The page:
We hung out at our place, and had a late dinner at an Indian place (well, Amy ate soup, and I had dinner).
And that was it!  The next day we drove back into Denver, wandered around Aurora for a little while before eating lunch, and then caught our plane home.
It was an excellent trip.  I really enjoyed Colorado.  I really, really enjoyed having some time to relax with Amy.  We both needed a chance to get away, and it was nice to spend time with her away from Austin.  We have a nice life, but we get so darn busy in our day-to-day!

Hope everyone is doing okay back here.  Hooray for the Longhorns for picking up a win in our absence (and when I couldn't get the game on TV- if I look away, they win!!!).

Good trip.  We came back feeling refreshed.

Monday, October 13, 2014

Update; Walking Dead Ramble

Good weekend.
Friday night I think we mostly just hung out.  Amy had promised me that we would watch something "Halloweenish", but I had promised that it wouldn't be too scary, so we settled on an episode of Mystery Science Theater 3000 which featured a film called The Increbibly Strange Creatures Who Stopped Living and Became Mixed-Up Zombies.  I like MST3K, but this movie was so bad that it was hard to watch even with jokes throughout the whole thing.  Anyway, I'm not sure we're gonna count that as our Halloween movie for this year.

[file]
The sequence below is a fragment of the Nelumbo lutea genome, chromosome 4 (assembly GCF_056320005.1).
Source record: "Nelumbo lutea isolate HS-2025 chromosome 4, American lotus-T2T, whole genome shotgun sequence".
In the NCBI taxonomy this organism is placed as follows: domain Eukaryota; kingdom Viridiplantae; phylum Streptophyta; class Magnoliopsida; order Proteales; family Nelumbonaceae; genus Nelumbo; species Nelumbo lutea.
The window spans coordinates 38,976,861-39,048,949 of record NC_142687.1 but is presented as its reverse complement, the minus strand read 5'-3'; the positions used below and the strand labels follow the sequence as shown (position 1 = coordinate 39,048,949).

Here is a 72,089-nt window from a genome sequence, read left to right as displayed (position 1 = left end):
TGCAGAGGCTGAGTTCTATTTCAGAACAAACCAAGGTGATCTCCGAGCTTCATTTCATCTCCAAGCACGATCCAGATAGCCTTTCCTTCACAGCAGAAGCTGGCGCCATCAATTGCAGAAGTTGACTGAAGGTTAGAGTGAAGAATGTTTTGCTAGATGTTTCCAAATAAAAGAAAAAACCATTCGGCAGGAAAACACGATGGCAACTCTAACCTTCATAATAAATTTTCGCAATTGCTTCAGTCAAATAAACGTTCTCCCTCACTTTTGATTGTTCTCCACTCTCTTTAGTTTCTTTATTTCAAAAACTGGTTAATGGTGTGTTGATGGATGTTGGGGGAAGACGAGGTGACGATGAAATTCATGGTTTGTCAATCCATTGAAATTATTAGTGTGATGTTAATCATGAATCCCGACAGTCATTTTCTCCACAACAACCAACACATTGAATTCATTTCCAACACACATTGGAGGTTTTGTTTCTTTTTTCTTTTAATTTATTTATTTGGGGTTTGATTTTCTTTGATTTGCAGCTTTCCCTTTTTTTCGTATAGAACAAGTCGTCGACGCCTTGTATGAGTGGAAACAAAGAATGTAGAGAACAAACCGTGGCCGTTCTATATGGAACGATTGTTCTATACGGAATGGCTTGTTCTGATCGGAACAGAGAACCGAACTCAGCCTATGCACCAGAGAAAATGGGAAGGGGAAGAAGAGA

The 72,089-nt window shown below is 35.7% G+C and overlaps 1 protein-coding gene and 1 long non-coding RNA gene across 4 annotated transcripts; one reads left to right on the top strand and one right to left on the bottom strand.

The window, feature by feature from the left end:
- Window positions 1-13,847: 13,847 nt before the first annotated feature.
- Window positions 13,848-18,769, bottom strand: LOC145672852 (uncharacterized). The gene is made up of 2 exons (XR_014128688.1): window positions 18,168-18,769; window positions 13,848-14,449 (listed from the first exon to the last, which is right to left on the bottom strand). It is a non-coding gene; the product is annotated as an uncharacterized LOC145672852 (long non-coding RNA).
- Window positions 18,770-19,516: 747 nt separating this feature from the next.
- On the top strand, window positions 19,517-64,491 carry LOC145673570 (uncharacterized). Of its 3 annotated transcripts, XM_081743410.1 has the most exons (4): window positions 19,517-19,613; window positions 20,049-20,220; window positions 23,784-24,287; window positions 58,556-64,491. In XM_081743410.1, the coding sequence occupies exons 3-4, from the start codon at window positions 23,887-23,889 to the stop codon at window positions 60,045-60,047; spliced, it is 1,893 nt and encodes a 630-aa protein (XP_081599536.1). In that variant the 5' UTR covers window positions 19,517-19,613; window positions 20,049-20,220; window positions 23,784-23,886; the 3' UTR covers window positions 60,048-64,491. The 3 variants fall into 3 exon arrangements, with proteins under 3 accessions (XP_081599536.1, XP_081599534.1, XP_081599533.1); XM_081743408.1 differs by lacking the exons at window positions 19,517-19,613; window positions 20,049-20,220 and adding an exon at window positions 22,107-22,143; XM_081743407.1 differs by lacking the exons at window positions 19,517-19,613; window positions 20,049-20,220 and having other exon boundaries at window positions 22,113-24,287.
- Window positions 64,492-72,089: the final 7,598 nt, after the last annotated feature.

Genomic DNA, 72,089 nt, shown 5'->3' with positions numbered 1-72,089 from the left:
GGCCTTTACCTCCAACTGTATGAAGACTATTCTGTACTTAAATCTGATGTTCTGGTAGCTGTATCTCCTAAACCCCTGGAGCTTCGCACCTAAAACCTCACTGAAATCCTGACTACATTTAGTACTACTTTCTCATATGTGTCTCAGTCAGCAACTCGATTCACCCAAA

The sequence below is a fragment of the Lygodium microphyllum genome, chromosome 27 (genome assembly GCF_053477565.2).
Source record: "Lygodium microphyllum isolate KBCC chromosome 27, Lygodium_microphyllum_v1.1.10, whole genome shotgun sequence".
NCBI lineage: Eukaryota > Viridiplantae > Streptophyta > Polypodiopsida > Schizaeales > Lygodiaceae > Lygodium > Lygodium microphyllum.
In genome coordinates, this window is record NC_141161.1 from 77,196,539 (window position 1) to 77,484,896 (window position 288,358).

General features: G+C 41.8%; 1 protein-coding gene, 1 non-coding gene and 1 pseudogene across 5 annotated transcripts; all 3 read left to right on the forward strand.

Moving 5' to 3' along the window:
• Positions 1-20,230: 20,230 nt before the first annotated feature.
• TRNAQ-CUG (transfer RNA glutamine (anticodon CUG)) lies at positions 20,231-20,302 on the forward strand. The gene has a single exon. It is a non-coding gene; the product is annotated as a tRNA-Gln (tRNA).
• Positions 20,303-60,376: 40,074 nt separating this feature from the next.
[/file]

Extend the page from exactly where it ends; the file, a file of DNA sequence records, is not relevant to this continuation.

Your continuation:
On Saturday Amy got up and went to a prenatal yoga class with Mary, a friend from work.  I took Ryan and Jamie to the airport for their vacation trip to Washington, D.C.    I've seen a few Facebook posts from Ryan, and it sounds like they're having a good time.
Also, my parents came over to watch the Texas-OU game on Saturday.  It was a good game, but we didn't quite pull it off.  26-31 isn't bad, though.  Swoopes is looking better and better.
During the game, my dad and I put together some Ikea furniture (thanks for the help, Admiral!).  Now I have a couple of new dressers!

(we lost the OU game, but we won the battle of better
clothing storage!)
So we had a good time with my folks on Saturday.  Amy made her delicious queso, and we had veggie sticks and pizza.  Good to catch up with Mom and Dad, and, of course, we were grateful to get some help with the furniture building!
On Sunday we went out for breakfast at Juan in a Million.  We went shopping, did some chores, got some exercise, and sort of hung out.
Sunday night Amy made some really good chili and cornbread to go with it.  Delicious! 

(Amy's "Better Than Steanso Deserves" Chili!)

After dinner and dishes I watched the season premier of The Walking Dead.
Then we went to bed.
It was a good weekend!

In terms of the Walking Dead premier...
It was a good episode.  That show is really dark, but really compelling.  It's brutal, but I can't give up on it because I just want to see whether basic human decency can prevail in a zombified post-apocalyptic America.